The Politics of Custom
PHILOSOPHICAL MELANCHOLY AND DELIRIUM
Donald W. Livingston
University of Chicago Press, 1998, xix + 433 pgs.
Donald Livingston's brilliant Philosophical Melancholy ranks as the most unusual
philosophy book I have ever read. What starts as an analysis of David
Hume's conception of philosophy ends in a discussion of the Civil War and secession. Has
Livingston simply put together essays on disparate themes
and called the result a book? Quite the contrary, he proves to the hilt that seemingly recondite
philosophical questions have the utmost practical
Readers who remember Hume only as a name from a Western Civ course taken long ago
probably have a picture of him something like this. Hume
denied that we perceive ordinary physical objects. Instead, we have access only to impressions
and ideas that copy them. The law of cause and effect has
no rational basis: all that we have given to us are constant conjunctions of ideas. Inductive
inference yields us no knowledge. Similarly, morality rests on
irrational sentiments--"ought" cannot be derived from "is"--and religion is nothing but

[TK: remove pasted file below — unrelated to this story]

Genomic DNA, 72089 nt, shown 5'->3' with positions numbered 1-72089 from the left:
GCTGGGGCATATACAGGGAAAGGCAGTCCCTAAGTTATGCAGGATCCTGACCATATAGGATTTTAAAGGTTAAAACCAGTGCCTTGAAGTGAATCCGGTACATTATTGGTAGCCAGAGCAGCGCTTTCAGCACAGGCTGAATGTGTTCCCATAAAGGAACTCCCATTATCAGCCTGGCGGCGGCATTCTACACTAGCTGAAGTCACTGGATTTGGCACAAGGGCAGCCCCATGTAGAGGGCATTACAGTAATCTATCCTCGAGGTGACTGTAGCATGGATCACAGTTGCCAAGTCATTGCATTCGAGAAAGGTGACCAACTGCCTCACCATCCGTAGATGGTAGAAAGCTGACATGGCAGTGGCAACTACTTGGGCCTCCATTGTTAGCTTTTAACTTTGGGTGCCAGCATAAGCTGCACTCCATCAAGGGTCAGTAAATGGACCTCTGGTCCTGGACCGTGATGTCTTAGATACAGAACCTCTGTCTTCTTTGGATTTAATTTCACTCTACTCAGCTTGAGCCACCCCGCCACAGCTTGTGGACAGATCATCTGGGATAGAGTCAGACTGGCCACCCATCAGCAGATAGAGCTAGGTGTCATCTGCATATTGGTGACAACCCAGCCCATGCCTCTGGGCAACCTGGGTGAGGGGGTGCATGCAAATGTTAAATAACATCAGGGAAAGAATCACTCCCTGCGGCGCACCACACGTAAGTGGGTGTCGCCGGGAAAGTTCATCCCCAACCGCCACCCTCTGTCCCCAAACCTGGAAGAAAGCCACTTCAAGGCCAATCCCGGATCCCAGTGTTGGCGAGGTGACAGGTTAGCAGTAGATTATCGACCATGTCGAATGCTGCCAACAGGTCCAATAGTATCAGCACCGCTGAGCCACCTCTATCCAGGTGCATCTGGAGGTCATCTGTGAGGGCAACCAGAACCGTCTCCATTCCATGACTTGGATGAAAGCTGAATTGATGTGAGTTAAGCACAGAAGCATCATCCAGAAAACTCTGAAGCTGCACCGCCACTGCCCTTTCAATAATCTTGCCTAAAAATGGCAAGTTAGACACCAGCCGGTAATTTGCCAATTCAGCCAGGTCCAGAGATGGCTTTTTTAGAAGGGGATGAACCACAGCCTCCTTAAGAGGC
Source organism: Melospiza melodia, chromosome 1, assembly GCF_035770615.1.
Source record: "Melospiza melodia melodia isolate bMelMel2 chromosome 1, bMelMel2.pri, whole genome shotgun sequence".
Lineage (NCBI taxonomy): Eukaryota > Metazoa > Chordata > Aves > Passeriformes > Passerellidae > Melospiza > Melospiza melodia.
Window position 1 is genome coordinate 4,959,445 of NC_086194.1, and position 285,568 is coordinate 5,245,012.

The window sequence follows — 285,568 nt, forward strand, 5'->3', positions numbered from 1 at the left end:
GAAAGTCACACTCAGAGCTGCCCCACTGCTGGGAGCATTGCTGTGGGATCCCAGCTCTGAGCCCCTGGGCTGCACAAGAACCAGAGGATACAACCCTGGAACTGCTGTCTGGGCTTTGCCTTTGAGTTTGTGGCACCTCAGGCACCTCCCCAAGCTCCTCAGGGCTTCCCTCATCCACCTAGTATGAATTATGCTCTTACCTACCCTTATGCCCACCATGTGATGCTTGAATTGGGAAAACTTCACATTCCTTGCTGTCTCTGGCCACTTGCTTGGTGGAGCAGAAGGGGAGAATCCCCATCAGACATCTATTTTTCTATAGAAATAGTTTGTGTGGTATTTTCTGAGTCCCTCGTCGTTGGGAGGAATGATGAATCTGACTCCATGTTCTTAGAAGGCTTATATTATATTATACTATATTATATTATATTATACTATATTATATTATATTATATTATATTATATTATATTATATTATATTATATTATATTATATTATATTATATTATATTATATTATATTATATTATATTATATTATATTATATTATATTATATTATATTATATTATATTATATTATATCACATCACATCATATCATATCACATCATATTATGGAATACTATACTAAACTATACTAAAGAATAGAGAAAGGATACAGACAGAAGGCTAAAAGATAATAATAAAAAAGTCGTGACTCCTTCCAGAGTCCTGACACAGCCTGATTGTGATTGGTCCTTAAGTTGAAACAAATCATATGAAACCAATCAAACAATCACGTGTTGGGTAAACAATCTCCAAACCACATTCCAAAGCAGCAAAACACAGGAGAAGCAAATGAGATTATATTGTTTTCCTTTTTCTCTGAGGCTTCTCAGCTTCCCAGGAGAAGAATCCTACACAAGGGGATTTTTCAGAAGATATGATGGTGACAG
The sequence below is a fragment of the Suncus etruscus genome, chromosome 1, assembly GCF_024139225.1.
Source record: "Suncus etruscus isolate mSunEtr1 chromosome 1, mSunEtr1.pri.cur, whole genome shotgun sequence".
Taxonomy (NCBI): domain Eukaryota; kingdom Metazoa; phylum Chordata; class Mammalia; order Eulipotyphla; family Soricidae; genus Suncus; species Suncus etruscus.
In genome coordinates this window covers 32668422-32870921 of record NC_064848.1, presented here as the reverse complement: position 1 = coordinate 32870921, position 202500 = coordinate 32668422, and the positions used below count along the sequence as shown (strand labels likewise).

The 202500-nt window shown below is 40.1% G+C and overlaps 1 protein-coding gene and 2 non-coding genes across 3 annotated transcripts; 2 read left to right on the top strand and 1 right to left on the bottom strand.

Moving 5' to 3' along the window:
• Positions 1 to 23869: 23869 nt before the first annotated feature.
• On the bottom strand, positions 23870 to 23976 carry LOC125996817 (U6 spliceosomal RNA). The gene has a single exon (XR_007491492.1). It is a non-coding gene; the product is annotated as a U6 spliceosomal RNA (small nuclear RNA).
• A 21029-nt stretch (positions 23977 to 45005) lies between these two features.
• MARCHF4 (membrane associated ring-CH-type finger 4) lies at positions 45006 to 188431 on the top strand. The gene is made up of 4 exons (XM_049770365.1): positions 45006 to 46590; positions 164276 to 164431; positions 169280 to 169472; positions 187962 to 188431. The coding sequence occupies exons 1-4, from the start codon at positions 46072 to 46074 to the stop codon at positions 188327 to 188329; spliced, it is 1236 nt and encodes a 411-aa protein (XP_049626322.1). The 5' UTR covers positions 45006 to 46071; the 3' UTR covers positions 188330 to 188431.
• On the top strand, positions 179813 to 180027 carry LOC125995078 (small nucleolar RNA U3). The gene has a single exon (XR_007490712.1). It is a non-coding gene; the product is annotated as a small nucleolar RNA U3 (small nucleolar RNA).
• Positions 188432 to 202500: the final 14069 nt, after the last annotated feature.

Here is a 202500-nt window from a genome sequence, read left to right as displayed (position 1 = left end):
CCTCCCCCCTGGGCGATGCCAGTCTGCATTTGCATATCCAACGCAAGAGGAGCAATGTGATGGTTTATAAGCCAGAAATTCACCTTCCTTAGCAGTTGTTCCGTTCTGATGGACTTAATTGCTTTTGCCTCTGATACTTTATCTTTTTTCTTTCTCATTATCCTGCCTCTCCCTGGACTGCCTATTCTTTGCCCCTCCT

superstition. Although Hume's own politics were rather
moderate, surely his skepticism inevitably leads to utter nihilism.
According to Professor Livingston, who is probably the world's leading authority on Hume,
the picture just given misrepresents the facts in every regard.
(Those in the grip of the Western Civ picture should not feel too bad, though; at least they have
heard of Hume. In more "progressive" colleges, they
would no doubt have learned instead about the African origins of civilization or the millennia-
long conspiracy of men against women.) Following, and
to some extent correcting, the work of the great philosophical scholar Norman Kemp Smith, our
author portrays Hume as a sturdy champion of common
Livingston maintains that to view Hume as a radical empiricist is to begin from a mistaken
assumption. Hume did not think that the theory of knowledge
is a foundational discipline in the style of René Descartes. Instead, philosophy must
begin from the customs and traditions of a society, which can be
examined but not completely overthrown. As Livingston states this fundamental point:
"Philosophical reflection may criticize any prejudice of common
life by comparison with other prejudices and in the light of abstract principles, ideals, and
models.... But these critical principles, ideals, and models
must themselves be thought of as reflections, abridgments, or stylizations of particular domains
of custom. What we cannot do is form critical principles
from some Archi-medean point...which throws into question the order of custom as a whole" (p.
Unfortunately, most philosophers have not grasped that their thought must be grounded in
the "common life." Instead they follow the principles of
ultimacy, autonomy, and dominion. They attempt to arrive at the truth of things without
presuppositions. In doing so, they recognize no loyalty to